Thanks to the efficient market we're presented with a $200 bill laying on the ground that most investors claim doesn't exist. The $200 bill is in the form of the Fortune Industries going private offer. My previous post on Fortune is in the top five for most read posts, which I find strange given this is a tiny penny stock. Since July when I last posted on Fortune nothing has changed, and yet everything has changed.
I first want to make a small note about these little tenders. A lot of investors are dismissive about making a few hundred dollars on an odd lot tender. They're considered the realm of pip-squeak investors. Sure $200 isn't going to move the needle of any portfolio, but it is real money. Step back and consider, where else can you make $200 for reading for a half hour and clicking a mouse a few times? Think $200 isn't worth much? You could buy 88 NYC Subway trips, 134 Fillet-o-fish sandwiches, or four cases of a craft beer with $200.
The basics of this deal are very simple. Fortune is going dark again and they're cashing out shareholders who own less than 501 shares at $.61 a share. Unfortunately given the company's history the unanswered questions are, who will be cashed out and will this deal actually complete?
To answer this we need to take a look at the developments over the past eight months. Originally Fortune was going to cash out shareholders who held 500 shares or less at the end of March 2012. Management who owned less than 1% of the outstanding stock engineered a deal where they would end up owning 71% of the company. Shareholders who owned 39% of the company would own 8.6% after this deal.
The company claimed that shareholders would continue to hold a consistent 'economic interest' in the company even with the reduced ownership percentage. To shareholders who just care about trading a piece of paper, the economic interest would indeed be the same. If one were to place a multiple on the current earnings, and then place the same multiple on the earnings under the new structure the same economic interest is retained. Unfortunately shareholding isn't just owning a piece of paper, it's actual ownership in a business. Management is taking control of this company, throwing up smoke and mirrors and telling shareholders everything is alright. Additionally I'm not sure how any shareholder can get comfortable with a management team that has worked so hard and creatively to outright steal the company from shareholders.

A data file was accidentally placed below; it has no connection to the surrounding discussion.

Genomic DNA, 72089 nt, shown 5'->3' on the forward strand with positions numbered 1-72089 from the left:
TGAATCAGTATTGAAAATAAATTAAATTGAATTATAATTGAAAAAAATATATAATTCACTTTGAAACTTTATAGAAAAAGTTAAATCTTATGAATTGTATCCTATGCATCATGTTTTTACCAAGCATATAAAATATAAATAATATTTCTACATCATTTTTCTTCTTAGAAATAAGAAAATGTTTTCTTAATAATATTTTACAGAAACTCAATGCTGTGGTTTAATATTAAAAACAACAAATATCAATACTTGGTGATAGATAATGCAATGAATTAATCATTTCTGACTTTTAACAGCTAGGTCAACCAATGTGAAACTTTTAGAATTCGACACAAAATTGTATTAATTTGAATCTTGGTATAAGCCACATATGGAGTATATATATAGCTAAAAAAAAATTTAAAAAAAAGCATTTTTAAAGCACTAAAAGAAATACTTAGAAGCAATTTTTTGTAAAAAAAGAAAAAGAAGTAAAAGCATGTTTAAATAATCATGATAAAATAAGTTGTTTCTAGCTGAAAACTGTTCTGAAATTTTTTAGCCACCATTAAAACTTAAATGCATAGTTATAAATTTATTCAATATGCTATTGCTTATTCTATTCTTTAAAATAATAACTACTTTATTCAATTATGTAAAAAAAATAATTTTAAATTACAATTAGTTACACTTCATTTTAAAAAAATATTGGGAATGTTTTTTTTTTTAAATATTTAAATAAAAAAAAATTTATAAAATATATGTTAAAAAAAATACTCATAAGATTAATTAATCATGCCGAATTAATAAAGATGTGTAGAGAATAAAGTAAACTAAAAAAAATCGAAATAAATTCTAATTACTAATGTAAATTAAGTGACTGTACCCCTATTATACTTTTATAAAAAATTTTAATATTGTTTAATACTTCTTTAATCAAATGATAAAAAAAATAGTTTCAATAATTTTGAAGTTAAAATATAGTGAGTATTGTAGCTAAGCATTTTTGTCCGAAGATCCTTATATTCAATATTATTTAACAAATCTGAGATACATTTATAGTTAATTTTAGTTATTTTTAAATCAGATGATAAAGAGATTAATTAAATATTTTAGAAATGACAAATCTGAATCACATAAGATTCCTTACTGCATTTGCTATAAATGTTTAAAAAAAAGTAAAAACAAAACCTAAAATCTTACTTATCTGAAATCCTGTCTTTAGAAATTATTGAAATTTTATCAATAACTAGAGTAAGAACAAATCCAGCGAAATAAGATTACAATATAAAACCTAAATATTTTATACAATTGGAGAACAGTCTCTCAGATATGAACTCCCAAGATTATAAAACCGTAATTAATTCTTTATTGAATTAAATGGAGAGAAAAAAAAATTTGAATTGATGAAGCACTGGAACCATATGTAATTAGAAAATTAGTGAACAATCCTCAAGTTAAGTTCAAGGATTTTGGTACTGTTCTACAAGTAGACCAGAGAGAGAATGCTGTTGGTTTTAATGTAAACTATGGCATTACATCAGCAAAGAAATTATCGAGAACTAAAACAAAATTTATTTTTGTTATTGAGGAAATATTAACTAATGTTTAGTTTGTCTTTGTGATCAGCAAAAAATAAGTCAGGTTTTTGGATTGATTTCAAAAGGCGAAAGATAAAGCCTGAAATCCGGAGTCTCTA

Last year everything looked like it was going according to plan for the going dark transaction until Carter Fortune's death in August of 2012. Readers of the previous post will remember that Mr Fortuned owned perpetual preferred stock that the company was trying to rid themselves of. As part of the transaction the preferred stock would be converted into shares that the current executives would control. Mr Fortune would receive payment for his preferreds.
After Fortune's death the company entered into a merger agreement with Ide Management Group a nursing home operator. In leu of the going dark the company was now planning on engaging in a reverse merger, and a divesture of the human resource company as a way to rid themselves of the preferred stock. Small shareholders would no longer be cashed out, they'd now own a nursing home operator. This transaction wasn't any better for shareholders, they would now own a different business than they originally set out to buy with different management.
The Ide deal was terminated this year for an unknown reason without consequence to the company. This left Fortune with a problem, they no longer had an exit strategy to get rid of the preferred stock, a bank owned the preferred stock, and Carter Fortune the controlling person for those shares had passed away.
So the company did pulled out the going private agreement from last year, changed some dates and filed it with the SEC. Herein lies the problem, while the filing date, and the date for the shareholder meeting to vote on the agreement have been changed nothing else has. This means the company is still claiming they will only cash out shareholders who owned less than 500 shares on March 26th of 2012 and who continue to hold those shares. A lot has changed in the past eight months, and it's likely the shareholder base has turned over a lot. Will cashing out those holders from last year still be enough to get the company under the magic 300 limit to go dark? It's unknown, and unfortunately the company's management is less than friendly when asked about this.
If after reading this you think the deal is going to close, and the current odd-lot holders will be cashed out it's worth picking up 500 shares. On something like this I consider the gamble worth it, I own odd-lots in two accounts. But keep in mind this isn't a slam dunk deal, there's a good chance the company could go dark and anyone purchasing after March 26th 2012 will still have their shares. To that there's consolation that this company is cheap. Right now they're on pace to earn about $.06 this year, and with shares at $.19 that's a P/E of 3x. Not to mention they're trading below NCAV.
One other point, in the proxy it states that shareholders are allowed to request the full copy of the fairness opinion on the original deal. I have a digital copy of the full fairness opinion if anyone's interested.
Talk to Nate about Fortune
Disclosure: Long some odd-lots of Fortune